He gives them a thumbs-up sign.

4:50 p.m.

A stoop, Bethlehem’s South Side

The aroma of pernil – roast pork – wafts from La Favorita Restaurant. Vociferous children play ball in the middle of Third Street. Car horns honk as they swerve around the vehicles.

It’s the end of the afternoon in el barrio on the South Side, and in the center of it are Vanessa and Jose Cruz, sitting on the stoop as they crack jokes and get some air.

"He gets them redone like every two days, it’s ridiculous," Vanessa, 14, tells two passersby as she undoes the cornrows from Jose’s long hair. The children on the stoop start to giggle as Jose, 23, sheepishly explains that he gets his hair done so often because another friend does it for free.

When someone spreads the word that La Favorita, something of a landmark on the South Side, is set to move out of the neighborhood in late June, Jose does not like the news.

"I’m going to have to go over to Fourth Street now? I don’t think so," he says. "They’re going to have to come to me."

5:08 p.m.

Natural Beauty Salon, South Side Bethlehem

The muggy air of the streets is nothing compared to the humidity inside the Natural Beauty Salon, where two humming fans and an air conditioner struggle to lower the temperature.

The small shop, hidden behind window shades doing their best to shield patrons from the sun, sees upwards of 60 people each Friday, owner Lluveres Grecia tells two visitors.

Nearly as hot as the banter between the patrons and the employees over the latest neighborhood gossip on nearby Buchanan Street is the air underneath two huge hair dryers, where Itzamar Rodriguez and Denise Colon are sitting side by side.

"This is the place where everyone goes," says Rodriguez, who is getting "twisties" done on her hair before heading to Banana Joe’s dance club in Allentown later in the night.

6:15 p.m.

House for sale, Lynn Township

Realtor Pete Ramos is still working, even after 6 p.m. He’s showing a house to a client just outside New Tripoli.

A self-described, small-time entrepreneur with a real estate business on the South Side, Ramos made a deal to show properties to Agere Systems’ employees relocating to the Lehigh Valley. He did so by networking with key contacts at a series of Latino business mixers, he tells two observers tagging along.

That’s why he’s here this Friday evening in the rolling hills of Lynn Township, showing a house to Russian emigre Vicky Shparber, whose parents plan a move to the Valley.

Shparber seems sold on the 19th-century farmhouse, already making informal plans to host a Jacuzzi party on its backyard deck. She is less solid on the house’s dark basement, however, sending Ramos downstairs to investigate.

"Are there any dead bodies down there?" Shparber calls out, slowly tip-toeing down a rickety set of wooden stairs for a peek of her own. "Oh, it has a fireplace, great! But there’s spiders! Let’s go."

7:09 p.m.

Sacred Heart Church, Allentown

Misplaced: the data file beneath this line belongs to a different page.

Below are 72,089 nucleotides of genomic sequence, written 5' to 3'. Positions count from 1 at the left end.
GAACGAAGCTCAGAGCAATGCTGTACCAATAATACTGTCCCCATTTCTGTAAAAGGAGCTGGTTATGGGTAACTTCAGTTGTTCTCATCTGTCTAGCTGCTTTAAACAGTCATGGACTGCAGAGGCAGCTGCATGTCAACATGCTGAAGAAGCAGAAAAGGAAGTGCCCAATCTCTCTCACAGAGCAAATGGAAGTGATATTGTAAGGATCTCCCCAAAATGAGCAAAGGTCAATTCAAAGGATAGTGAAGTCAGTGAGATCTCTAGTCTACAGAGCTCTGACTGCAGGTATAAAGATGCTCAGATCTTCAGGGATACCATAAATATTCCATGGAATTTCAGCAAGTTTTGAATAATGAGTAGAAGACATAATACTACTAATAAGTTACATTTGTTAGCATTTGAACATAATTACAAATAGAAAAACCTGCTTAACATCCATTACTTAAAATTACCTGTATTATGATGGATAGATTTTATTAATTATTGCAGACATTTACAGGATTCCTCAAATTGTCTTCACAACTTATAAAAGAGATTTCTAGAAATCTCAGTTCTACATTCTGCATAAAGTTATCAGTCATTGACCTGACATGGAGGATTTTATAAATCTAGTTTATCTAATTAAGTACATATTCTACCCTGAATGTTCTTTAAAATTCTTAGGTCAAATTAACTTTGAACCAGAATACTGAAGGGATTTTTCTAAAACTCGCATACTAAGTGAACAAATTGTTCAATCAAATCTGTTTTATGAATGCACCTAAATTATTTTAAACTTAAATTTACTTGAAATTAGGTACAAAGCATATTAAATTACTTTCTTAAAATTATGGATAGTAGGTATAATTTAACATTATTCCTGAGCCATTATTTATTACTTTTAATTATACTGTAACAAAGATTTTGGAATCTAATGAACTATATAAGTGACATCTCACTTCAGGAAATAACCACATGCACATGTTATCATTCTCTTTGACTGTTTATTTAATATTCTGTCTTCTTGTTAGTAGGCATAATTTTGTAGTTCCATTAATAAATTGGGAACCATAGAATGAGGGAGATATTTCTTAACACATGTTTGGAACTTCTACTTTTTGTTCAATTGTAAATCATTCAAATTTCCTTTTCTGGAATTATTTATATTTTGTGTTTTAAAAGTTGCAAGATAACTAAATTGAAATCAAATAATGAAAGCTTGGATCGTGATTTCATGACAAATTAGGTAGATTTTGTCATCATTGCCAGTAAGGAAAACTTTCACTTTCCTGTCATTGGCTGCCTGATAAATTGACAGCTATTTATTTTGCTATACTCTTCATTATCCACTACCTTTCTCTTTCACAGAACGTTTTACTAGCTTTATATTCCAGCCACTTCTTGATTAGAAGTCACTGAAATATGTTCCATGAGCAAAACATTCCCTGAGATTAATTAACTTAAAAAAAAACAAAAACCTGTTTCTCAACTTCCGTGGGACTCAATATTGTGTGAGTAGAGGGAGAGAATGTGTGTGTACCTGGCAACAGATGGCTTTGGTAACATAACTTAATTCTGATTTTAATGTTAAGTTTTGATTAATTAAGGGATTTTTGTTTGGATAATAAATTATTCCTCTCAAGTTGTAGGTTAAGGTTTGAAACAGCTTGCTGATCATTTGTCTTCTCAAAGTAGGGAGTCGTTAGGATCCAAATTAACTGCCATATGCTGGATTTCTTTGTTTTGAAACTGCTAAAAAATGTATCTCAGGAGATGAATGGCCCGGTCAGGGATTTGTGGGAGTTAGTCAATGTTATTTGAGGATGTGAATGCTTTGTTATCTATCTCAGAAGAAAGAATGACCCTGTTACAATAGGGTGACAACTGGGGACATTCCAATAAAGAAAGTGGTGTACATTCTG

Once the maracas start shaking and the guiro begins shh-shhing, no one in the crowd needs a hymnal for the words.

Dozens of people – young and old – stamp their feet and hold hands, swinging them in unison as the basement of Sacred Heart Church takes off on a rhythmic and religious journey known as a "charismatic renovation" service. The folkloric beats and rhythms played by the Dicipulos de Emmaus – disciples of Emmaus – lead the descarga of praises to the Lord that leap from the crowd.

Nothing about the weekly Friday event, 22 years in the making, seems to be traditional, and that is the way Deacon Saul Hernandez, who leads the group, likes it. Hernandez says he has seen people cleansed of evil spirits while attending the service and has seen others healed of illnesses.

"In Puerto Rico it is said that Friday is Viernes Social – Social Friday," Hernandez tells the group. "But in this country Friday is for praising the Lord."

7:48 p.m.

Gordon Street, Allentown

A day of roaming the streets of the Lehigh Valley on Social Friday has taken its toll on the feet and stomachs of the two visitors who stroll into Jonathan Gonzalez’s Gordon Street house.

Outside, rain clouds cool the evening air. Inside, the visitors anticipate capturing the sights and sounds of a bustling kitchen filled with a Puerto Rican family sharing a home-cooked meal.

But it’s evident the grill is cold, the kitchen unused.

What’s going on is that there are two Viernes Social parties in the neighborhood, and mom is still working at her Seventh Street hair salon.

"I like cooking rice and beans, but not on Fridays," explains Gonzalez’s sister, Nastashia, 13, who’s been tussling with her two cousins.

As a brother eats a bowl of cereal in the back yard, Gonzalez places a roast beef sandwich and french fries into the microwave.

"Is this dinner going to be OK?" he asks his guests as he watches the plate spinning inside the machine.

Of course it is.

Gonzalez’s visitors are beginning to understand – it’s Viernes Social.

11:53 p.m.

Puerto Rican Beneficial Society, South Side Bethlehem